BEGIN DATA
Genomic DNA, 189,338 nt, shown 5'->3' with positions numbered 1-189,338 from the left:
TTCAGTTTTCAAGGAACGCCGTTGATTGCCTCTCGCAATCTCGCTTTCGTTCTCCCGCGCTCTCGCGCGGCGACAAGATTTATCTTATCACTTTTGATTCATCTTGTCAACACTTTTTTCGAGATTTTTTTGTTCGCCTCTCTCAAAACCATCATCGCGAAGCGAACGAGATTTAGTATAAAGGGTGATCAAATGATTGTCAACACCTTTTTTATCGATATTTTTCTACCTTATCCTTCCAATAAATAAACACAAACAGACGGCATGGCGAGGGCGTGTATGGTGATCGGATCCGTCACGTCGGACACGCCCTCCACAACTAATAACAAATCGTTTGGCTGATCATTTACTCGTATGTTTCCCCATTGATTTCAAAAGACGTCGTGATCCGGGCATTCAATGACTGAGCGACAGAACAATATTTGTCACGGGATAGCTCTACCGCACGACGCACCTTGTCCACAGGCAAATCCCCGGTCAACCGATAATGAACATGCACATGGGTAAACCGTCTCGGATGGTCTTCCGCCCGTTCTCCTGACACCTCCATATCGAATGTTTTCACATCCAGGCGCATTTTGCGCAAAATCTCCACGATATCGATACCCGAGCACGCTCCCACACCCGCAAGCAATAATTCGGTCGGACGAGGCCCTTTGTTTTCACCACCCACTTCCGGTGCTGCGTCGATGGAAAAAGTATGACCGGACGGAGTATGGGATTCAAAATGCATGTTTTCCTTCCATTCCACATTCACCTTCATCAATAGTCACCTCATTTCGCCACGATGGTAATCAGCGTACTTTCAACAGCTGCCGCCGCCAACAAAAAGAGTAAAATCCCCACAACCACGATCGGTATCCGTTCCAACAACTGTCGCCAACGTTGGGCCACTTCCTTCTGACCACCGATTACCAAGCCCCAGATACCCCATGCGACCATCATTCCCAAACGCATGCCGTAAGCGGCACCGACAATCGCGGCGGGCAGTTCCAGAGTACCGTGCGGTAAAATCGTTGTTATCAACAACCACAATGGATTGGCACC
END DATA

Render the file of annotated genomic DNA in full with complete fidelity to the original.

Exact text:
Genomic DNA, 189,338 nt, shown 5'->3' with positions numbered 1-189,338 from the left:
TTCAGTTTTCAAGGAACGCCGTTGATTGCCTCTCGCAATCTCGCTTTCGTTCTCCCGCGCTCTCGCGCGGCGACAAGATTTATCTTATCACTTTTGATTCATCTTGTCAACACTTTTTTCGAGATTTTTTTGTTCGCCTCTCTCAAAACCATCATCGCGAAGCGAACGAGATTTAGTATAAAGGGTGATCAAATGATTGTCAACACCTTTTTTATCGATATTTTTCTACCTTATCCTTCCAATAAATAAACACAAACAGACGGCATGGCGAGGGCGTGTATGGTGATCGGATCCGTCACGTCGGACACGCCCTCCACAACTAATAACAAATCGTTTGGCTGATCATTTACTCGTATGTTTCCCCATTGATTTCAAAAGACGTCGTGATCCGGGCATTCAATGACTGAGCGACAGAACAATATTTGTCACGGGATAGCTCTACCGCACGACGCACCTTGTCCACAGGCAAATCCCCGGTCAACCGATAATGAACATGCACATGGGTAAACCGTCTCGGATGGTCTTCCGCCCGTTCTCCTGACACCTCCATATCGAATGTTTTCACATCCAGGCGCATTTTGCGCAAAATCTCCACGATATCGATACCCGAGCACGCTCCCACACCCGCAAGCAATAATTCGGTCGGACGAGGCCCTTTGTTTTCACCACCCACTTCCGGTGCTGCGTCGATGGAAAAAGTATGACCGGACGGAGTATGGGATTCAAAATGCATGTTTTCCTTCCATTCCACATTCACCTTCATCAATAGTCACCTCATTTCGCCACGATGGTAATCAGCGTACTTTCAACAGCTGCCGCCGCCAACAAAAAGAGTAAAATCCCCACAACCACGATCGGTATCCGTTCCAACAACTGTCGCCAACGTTGGGCCACTTCCTTCTGACCACCGATTACCAAGCCCCAGATACCCCATGCGACCATCATTCCCAAACGCATGCCGTAAGCGGCACCGACAATCGCGGCGGGCAGTTCCAGAGTACCGTGCGGTAAAATCGTTGTTATCAACAACCACAATGGATTGGCACC